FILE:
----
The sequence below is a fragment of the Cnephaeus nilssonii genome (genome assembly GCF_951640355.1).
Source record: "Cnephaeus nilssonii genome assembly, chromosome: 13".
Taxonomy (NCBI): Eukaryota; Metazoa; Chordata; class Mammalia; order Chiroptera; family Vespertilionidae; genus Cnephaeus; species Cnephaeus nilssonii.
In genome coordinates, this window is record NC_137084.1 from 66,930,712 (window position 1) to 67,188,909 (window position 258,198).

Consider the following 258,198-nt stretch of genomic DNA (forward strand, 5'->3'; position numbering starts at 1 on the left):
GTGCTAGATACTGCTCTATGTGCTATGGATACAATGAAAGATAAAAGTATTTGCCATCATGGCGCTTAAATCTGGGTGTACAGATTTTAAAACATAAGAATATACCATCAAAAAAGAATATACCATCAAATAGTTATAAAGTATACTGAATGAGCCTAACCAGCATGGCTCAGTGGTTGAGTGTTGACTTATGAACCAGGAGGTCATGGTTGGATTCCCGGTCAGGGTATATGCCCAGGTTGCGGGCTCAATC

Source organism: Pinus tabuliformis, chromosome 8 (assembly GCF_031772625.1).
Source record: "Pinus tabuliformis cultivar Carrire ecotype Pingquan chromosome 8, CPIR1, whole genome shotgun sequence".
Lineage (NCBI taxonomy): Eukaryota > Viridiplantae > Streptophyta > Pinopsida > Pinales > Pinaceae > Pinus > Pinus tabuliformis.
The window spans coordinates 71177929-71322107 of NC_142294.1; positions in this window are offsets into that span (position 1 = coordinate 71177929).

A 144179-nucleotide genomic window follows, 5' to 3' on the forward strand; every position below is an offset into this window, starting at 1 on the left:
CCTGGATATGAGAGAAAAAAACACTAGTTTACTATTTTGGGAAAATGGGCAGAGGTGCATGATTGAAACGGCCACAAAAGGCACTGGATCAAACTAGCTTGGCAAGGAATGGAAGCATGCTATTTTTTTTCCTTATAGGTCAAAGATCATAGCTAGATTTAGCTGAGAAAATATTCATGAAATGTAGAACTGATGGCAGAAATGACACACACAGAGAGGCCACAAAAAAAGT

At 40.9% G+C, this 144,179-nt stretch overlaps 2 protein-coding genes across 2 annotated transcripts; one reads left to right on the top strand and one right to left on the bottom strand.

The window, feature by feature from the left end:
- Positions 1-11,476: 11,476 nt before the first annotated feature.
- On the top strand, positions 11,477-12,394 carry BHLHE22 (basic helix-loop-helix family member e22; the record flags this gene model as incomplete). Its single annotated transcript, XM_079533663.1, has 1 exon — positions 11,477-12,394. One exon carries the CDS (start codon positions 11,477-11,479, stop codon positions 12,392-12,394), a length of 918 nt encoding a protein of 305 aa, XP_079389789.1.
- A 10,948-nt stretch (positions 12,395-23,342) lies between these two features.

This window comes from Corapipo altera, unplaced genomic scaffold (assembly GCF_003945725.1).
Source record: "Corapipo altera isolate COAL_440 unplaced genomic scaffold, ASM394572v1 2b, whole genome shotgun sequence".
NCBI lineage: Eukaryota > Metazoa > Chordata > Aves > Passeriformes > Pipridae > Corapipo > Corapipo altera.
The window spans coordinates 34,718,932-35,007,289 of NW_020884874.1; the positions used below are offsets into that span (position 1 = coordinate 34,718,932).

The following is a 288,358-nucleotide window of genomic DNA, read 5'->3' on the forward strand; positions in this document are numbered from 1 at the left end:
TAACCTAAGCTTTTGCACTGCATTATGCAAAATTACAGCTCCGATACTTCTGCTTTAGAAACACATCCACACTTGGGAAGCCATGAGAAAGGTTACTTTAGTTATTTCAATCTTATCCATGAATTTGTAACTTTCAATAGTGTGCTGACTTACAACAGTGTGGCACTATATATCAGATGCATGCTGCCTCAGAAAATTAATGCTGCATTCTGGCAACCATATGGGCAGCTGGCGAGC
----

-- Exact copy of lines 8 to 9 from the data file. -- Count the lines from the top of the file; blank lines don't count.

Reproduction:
Source record: "Pinus tabuliformis cultivar Carrire ecotype Pingquan chromosome 8, CPIR1, whole genome shotgun sequence".
Lineage (NCBI taxonomy): Eukaryota > Viridiplantae > Streptophyta > Pinopsida > Pinales > Pinaceae > Pinus > Pinus tabuliformis.